Anxiety and stress
Written by listed counsellor/psychotherapist: Sam (Sandra) Dring MBACP
23rd April, 20150 Comments
Anxiety and stress is the body’s natural response to changes or demands made on it. When under a lot of stress you can feel like your life is out of control or that you’re a victim of circumstance. The good news is we do have some control over the way we respond to these stressors.
When the body’s under too much stress it sends out warning signals such as headaches, stomach upsets, depression or anxiety attacks. Sometimes we may not be aware that we’re stressed – sometimes it just creeps up on us gradually. It’s not until we realise we’re drinking way too much every day, feeling continually ill or just feeling flat about life that we might make that connection.
In my experience of counselling in the city of London, I’ve noticed the working environment for many city workers can be very stressful. They may have to deal with workplace bullying and very high expectations from employers, leaving very little time outside work. Relationships with friends, partners or children, that need our time and energy can suffer as a result. Finding a reasonable work-life balance is something that counselling can really help with.
We can manage stress through utilising coping mechanisms; time management, problem solving, physical exercise, personal support systems like family and friends, healthy eating and natural remedies, or meditation. In counselling we’d help you learn coping skills that could manage the stress more effectively.
Another approach to reducing stress is to change our perception of the stressor so that is does not have such a negative effect on us. Our upbringing and the ways our parents dealt with stress have a large impact on how we deal with it. Our positive or negative self-image, our life events and how we perceive them and our attitude play a large part in how we deal with stress.
If you were brought up by anxious parents who are inordinately worried about safety you may well grow up to similarly see the world as a dangerous place. Without knowing it, you’ve taken on board that anxiety and therefore lots of situations would stress you. The impact on your life would be that it could stop you progressing, creating a barrier to you getting more out of life.
For example, moving house is a pretty stressful experience for most people, but if you have an anxious disposition it may be excessively so. You might concentrate on the negative things like, “look at all the things I’m going to have to get rid of” or “what if the delivery people don’t arrive on time?”. You might worry about not getting the best price for the house or concentrate on all the things you’re leaving behind. From this perspective it could feel like a real upheaval and a horribly stressful time. You might even avoid moving at all. Someone with a more positive disposition could see the same situation very differently. They might be looking forward to having a bigger house, a nicer garden and being near friends and therefore would not be so impacted by a few mishaps along the way.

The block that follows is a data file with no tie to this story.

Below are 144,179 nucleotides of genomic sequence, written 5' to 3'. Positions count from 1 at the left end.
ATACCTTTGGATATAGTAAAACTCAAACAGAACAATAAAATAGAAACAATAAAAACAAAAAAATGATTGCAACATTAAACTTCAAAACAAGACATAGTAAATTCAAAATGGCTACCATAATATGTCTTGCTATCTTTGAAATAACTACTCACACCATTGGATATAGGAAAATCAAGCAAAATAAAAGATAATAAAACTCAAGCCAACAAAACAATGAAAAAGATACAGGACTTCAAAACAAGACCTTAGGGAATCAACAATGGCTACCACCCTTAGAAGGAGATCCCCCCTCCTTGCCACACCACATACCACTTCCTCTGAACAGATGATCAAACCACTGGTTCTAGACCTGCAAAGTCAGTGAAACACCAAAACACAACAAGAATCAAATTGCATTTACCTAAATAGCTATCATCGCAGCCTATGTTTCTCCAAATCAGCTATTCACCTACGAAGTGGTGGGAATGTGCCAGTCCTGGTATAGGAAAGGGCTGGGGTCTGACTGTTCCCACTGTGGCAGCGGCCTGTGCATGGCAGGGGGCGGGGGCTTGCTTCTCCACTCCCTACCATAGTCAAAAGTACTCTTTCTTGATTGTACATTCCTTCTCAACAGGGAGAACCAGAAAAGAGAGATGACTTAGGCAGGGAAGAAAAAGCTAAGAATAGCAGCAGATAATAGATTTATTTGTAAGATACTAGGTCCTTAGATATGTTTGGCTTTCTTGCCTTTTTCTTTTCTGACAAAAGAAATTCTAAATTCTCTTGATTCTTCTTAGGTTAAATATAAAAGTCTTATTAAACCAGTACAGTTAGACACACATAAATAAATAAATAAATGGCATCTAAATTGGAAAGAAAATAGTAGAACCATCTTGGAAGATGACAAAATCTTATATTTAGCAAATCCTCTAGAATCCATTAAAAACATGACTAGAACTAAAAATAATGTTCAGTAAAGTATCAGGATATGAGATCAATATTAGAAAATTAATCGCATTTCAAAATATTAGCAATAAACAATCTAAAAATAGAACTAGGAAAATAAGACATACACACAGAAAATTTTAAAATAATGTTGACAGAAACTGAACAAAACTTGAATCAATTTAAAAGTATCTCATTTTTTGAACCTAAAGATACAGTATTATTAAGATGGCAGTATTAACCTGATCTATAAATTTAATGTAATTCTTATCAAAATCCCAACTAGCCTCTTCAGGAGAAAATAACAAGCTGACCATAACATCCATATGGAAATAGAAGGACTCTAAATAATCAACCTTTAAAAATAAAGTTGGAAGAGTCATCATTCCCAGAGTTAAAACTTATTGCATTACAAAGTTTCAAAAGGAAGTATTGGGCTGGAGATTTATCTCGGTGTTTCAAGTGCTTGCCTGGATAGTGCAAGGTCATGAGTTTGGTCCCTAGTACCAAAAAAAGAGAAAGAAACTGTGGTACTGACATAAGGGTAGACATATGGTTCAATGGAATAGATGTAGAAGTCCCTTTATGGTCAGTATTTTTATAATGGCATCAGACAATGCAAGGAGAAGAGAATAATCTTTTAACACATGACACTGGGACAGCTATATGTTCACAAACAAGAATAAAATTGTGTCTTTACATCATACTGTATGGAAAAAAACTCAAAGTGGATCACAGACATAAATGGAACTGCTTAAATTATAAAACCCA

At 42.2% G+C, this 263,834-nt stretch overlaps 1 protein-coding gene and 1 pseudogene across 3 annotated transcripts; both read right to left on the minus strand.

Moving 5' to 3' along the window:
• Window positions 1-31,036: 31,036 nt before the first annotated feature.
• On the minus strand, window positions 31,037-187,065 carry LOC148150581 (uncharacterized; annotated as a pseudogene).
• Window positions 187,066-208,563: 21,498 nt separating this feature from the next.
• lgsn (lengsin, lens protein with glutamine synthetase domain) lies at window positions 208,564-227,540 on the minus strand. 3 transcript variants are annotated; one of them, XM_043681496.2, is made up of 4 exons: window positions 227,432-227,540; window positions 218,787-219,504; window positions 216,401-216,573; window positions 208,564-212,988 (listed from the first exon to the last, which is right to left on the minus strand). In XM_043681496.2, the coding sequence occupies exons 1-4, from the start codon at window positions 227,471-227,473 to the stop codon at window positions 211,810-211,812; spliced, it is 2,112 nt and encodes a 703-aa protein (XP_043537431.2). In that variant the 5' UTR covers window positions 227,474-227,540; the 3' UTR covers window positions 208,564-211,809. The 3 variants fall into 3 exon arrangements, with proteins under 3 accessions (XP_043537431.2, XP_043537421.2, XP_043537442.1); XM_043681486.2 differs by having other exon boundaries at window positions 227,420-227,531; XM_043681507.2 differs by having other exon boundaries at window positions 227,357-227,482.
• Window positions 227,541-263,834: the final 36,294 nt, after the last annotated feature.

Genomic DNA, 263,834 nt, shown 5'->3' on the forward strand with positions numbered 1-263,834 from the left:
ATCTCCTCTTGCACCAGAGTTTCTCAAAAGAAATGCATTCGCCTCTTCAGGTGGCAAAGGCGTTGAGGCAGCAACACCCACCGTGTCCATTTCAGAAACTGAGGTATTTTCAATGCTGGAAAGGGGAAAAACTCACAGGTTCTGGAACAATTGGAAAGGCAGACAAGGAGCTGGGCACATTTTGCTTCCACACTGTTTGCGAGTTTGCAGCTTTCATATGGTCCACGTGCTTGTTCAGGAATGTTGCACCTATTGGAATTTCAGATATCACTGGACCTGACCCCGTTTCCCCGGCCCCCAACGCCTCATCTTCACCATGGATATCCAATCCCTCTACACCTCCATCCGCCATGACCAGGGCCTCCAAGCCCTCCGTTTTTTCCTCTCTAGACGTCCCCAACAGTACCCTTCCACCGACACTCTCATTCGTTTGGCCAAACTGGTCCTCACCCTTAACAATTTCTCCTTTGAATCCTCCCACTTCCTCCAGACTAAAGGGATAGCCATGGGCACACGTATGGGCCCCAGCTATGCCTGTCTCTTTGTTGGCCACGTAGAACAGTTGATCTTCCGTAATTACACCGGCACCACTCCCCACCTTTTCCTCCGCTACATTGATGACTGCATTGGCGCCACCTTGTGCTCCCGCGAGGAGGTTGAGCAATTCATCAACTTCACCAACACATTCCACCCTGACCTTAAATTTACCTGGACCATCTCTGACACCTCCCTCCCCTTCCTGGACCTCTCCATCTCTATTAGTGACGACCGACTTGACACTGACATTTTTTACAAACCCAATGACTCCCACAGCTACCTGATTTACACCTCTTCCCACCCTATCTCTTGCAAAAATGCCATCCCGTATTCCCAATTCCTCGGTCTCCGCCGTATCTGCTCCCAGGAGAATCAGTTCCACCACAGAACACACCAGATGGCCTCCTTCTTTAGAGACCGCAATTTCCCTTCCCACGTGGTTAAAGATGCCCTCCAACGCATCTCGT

In counselling we would explore the root of your anxiety and stress so that you get some insight as to how you came to operate in this way. We would identify your particular stressors and help you recognise your overstressed signals. You could then acquire coping skills to deal with stress, and even eliminate stress altogether through gradually changing your perceptions and beliefs. The key thing to know is that you do have some control over your experience of stress. You are more powerful than you think!
Related articles from our experts
- Vulnerability, anxiety, therapy and you
Tracey Revell MBACP20th October, 2016
- Trapped among worries and rumination, but where is the here-and-now?
Ilaria Tedeschi17th October, 2016
- Beating social anxiety
Alexandra Schlotterbeck15th October, 2016
- Recovering from traumatic experiences – anxiety, stress and PTSD
Greg Savva, Masters Degree, UKCP, Counselling in Twickenham & Whitton6th October, 2016
- 5 clear signs you're stressed – and what you could do about it?
Jayne Briggs MBACP Accredited, BSc (Hons) Therapeutic Couns. Cert. Couple Couns.6th October, 2016
- Staying present when strong emotions trouble you
Fe Robinson UKCP, MBACP, Dip Clinical Supervision8th September, 2016
Counselling Directory is not responsible for the articles published by members. The views expressed are those of the member who wrote the article.